My list was now up to a nice round 200 species (BOU list rules), with another 6 or 7 well recognised sub species/races.
The early part of the month was good, on the first day BW and myself found a red-necked phalarope at Crook bank, the only County record of the year. An osprey at Ancaster was the only one I saw in Lincs. The Water’s Edge great reed warbler showed very well on the 5th. Nige Lound texted me on the 13th for a fine caspian tern, at Middlemarsh, near Skegness. Towards the end of the month things were starting to quieten down a bit, so a few trips seeking out the remainder of the scarce breeding birds resulted in long-eared owl, crossbill, and nightjar.
Yearlist now 207 (BOU).
July was understandably quiet, with just five new birds seen. Tree pipits showed well at Scotten common and a couple of quail were heard at Grainthorpe haven. I saw my first sandwich terns of the year. Towards the months end the expected wader fest began to happen at Frampton, but the first ‘good un’ was a pectoral sandpiper near Horncastle. Caspian gull was uprated to self-found with ‘stumpy’, the famous one-legged bird at Norton Disney on the 23rd. On the 25th, at Frampton another broad-billed sandpiper, and another pec showed very, very well. It took me four attempts before I saw a white-rumped sandpiper, on the 29th.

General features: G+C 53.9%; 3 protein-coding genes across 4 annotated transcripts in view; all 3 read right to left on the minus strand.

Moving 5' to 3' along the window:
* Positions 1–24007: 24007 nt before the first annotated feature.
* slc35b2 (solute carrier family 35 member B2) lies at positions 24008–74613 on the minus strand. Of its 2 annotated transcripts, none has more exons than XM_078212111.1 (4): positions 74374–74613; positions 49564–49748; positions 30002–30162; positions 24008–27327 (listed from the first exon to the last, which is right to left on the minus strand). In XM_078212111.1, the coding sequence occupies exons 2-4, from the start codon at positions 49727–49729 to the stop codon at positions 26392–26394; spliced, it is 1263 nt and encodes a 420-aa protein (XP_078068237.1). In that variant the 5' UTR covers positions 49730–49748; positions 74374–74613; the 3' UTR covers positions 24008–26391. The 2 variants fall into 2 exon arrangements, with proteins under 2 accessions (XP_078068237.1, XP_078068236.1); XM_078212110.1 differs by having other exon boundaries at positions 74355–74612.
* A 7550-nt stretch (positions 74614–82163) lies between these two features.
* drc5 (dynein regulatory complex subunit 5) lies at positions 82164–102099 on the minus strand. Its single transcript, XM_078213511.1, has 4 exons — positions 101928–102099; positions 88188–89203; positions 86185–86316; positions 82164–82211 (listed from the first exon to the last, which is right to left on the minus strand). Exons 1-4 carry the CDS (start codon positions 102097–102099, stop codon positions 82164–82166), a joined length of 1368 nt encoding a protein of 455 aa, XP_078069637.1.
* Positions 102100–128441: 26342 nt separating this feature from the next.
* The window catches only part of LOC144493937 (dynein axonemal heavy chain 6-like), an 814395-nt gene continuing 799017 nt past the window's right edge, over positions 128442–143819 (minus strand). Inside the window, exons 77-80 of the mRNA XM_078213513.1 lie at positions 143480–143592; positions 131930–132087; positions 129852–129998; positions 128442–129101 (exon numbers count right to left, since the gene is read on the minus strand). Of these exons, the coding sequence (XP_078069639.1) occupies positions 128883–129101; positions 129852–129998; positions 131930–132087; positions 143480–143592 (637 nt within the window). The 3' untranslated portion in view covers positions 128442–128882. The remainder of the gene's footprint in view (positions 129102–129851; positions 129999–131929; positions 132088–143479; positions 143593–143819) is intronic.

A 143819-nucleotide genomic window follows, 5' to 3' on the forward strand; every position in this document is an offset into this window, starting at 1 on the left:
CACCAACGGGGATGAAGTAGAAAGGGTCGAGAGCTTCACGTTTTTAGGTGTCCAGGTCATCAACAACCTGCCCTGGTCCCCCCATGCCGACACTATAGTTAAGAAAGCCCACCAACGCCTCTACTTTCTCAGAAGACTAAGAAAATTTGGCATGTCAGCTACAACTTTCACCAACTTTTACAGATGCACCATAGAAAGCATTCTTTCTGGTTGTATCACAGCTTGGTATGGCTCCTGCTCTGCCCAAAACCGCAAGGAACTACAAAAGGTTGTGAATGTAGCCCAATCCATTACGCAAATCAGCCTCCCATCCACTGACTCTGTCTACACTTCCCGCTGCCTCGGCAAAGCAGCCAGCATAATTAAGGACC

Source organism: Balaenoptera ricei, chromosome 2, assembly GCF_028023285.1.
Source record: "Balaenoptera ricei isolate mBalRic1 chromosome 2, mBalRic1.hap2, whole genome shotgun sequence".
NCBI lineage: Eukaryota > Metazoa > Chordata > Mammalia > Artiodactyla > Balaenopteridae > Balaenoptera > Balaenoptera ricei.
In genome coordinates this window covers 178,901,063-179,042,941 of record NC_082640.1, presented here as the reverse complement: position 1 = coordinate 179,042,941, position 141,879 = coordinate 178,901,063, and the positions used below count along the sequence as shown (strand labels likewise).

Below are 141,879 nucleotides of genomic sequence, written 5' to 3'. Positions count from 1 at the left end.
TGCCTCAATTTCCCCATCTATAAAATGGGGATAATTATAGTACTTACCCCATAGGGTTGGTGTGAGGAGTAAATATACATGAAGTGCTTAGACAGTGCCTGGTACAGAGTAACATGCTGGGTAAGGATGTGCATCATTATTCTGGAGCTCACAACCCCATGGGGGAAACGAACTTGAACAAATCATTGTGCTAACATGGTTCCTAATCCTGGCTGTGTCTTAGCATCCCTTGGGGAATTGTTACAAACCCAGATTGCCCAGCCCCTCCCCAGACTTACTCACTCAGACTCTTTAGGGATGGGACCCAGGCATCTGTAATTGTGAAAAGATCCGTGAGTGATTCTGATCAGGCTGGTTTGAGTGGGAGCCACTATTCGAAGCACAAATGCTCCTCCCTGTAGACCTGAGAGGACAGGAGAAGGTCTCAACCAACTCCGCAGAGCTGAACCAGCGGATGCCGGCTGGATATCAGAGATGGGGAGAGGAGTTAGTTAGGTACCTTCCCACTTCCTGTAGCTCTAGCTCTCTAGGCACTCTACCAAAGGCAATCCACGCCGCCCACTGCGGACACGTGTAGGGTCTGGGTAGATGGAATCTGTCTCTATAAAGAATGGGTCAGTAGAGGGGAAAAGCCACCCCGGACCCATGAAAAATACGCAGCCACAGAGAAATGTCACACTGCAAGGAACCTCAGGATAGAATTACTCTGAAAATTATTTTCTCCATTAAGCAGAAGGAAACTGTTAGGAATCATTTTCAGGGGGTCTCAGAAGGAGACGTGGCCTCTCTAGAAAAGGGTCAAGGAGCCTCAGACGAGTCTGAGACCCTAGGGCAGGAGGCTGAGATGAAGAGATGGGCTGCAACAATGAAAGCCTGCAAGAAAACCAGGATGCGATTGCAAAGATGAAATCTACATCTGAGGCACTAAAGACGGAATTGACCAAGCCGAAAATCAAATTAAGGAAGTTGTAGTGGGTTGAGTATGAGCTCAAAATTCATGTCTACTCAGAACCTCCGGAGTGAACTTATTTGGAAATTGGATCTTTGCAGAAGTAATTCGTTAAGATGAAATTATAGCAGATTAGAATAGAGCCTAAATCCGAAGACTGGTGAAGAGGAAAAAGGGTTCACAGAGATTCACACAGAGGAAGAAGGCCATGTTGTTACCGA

List now 212 (BOU).
Wader season was now in full swing and my third pec sand was a self find, with Ben W, at Freiston shore. Following an all day search on 6th, the squacco heron at Far Ings was seen flying in to roost. Some bearded tits seen here were my first of the year. First whinchat of the Autumn was logged on 8th and great skua on 16th, both at Freiston. Things went a bit slow mid month, loads of seawatching, loads of searching for migrants, loads of very early starts produced plenty of seabirds, waders and migrants, good stuff but nothing too rare. First pied flycatcher was registered on 22nd at Seaview. BW found a temminck’s stint the following day at Whisby that I dashed for and got just before dark. A ruddy shelduck showed at Alkborough on 27th, where we re-visited on 31st to look for the western swamphen. It didn’t show, that one would have to wait until the next day. We did see four ruddy shelducks this time, though.
List now 218 (BOU).
The final instalment of my big year will follow. Sept, Oct and Nov were set to be non stop, as Lincolnshire enjoyed some top birding moments and some great birds. I will also publish my complete list.